Gov. Haley Barbour’s high-profile commission to study public school district consolidation and other efficiency issues gets off to a strong start with experienced, knowledgeable and qualified members.
Tupelo banker Aubrey Patterson, who heads BancorpSouth, will chair the effort and lead committee members with diverse backgrounds:
– Veteran educator Tom Burnham, the state superintendent of education;
– Literacy advocate Claiborne Barksdale, CEO of the Barksdale Reading Institute, Oxford;
– Legislative education committee chairmen, Sen. Videt Carmichael (Meridian) and Rep. Cecil Brown (Jackson);
– Higher Education Commissioner Hank Bounds, and possibly others as work begins, with an April 1 reporting deadline.
Barbour proposed reducing the number of Mississippi districts from 152 to 100 in his executive budget message, pairing weaker districts with stronger districts to achieve efficiencies and ultimately strengthen student performance. That proposal received a cool reception in both chambers and in both parties, one of the rare occasions when legislative Republicans haven’t jumped at the chance to follow Barbour’s lead on an issue he backs.
The hesitation rises from the controversy sure to boil over when and if a bill were to get to the debate stage.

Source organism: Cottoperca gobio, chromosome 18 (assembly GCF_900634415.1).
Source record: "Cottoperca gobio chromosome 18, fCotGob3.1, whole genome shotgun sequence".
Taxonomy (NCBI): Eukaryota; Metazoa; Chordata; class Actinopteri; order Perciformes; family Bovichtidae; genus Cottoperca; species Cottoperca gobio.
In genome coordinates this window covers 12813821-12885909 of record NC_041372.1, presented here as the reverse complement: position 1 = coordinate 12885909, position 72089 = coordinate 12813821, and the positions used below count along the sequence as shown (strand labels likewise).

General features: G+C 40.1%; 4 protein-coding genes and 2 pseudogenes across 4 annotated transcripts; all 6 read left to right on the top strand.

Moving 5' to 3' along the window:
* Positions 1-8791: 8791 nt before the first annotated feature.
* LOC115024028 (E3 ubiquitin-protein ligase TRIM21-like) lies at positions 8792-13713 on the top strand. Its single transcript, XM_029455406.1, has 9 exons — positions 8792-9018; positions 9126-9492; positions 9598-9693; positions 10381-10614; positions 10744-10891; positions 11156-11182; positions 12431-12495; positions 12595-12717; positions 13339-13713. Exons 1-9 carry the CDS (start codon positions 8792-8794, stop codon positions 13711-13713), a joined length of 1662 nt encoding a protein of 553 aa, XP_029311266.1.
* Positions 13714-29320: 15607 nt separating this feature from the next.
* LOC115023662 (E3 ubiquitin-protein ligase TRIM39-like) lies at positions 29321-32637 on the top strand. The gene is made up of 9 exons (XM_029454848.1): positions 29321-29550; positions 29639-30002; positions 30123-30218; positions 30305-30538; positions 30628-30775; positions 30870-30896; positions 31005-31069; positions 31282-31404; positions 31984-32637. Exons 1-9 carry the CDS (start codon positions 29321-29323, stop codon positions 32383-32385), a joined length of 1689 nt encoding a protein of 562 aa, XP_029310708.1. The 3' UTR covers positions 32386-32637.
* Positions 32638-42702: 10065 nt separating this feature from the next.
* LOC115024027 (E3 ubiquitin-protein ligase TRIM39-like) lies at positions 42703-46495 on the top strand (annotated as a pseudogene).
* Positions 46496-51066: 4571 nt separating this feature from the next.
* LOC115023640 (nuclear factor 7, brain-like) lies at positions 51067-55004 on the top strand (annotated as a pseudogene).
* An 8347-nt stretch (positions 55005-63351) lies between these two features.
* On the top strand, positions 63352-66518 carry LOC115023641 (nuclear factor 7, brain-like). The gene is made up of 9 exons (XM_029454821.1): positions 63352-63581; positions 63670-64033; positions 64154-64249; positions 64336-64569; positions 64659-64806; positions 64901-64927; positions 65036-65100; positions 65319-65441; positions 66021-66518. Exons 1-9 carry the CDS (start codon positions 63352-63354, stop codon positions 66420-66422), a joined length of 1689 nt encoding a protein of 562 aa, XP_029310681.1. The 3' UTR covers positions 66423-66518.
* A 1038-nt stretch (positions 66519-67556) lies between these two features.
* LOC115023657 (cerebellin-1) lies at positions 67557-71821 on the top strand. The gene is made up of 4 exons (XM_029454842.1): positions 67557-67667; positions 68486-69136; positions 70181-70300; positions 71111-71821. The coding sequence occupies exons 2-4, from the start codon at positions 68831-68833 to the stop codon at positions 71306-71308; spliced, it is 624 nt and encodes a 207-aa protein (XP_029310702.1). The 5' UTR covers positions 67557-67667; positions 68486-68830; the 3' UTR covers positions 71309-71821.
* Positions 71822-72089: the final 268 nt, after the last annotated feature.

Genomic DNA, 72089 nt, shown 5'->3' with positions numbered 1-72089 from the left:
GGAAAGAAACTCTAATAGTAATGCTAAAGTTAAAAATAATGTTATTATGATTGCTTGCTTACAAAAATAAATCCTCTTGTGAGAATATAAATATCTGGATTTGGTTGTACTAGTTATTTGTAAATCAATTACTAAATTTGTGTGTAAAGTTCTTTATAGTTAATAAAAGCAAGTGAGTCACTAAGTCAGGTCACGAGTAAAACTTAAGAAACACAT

There’s potential in studying consolidation and other efficiency issues, especially by an independent panel with no partisan axes to grind. Barbour didn’t bind his commission to his views, which means their recommendations, based on the information gathered and their decisions, could range substantially afield of what Barbour proposes.
We believe substantial strength could be generated in consolidations that seek to make a fresh start and not just combine functions in the same kind of structures and procedures.
On the other hand, assumptions about inefficiencies might not be borne out in the commission’s study.
It’s helpful to remember that 152 school districts isn’t a static number.
Mississippi had about 2,000 school districts – some nothing more than a piece of paper – in the early 1950s. That number was radically reduced, in part to try to avoid desegregation and in part to raise education standards.
Mississippi needs school district structures to match 21st century challenges in the same vein that Mississippi needs new high school curriculum designs to meet the academic and career challenges of the times.
The Legislature, as a political creature, often leaps to protect turf whenever restructuring of institutions is proposed. Few things are more institutionalized than public education.
We hope the commission, as it reviews information, makes summary interim reports on what it is finding that could be improved. Substantial information about successful consolidation and efficiency experiences is available nationwide, and that should be reviewed.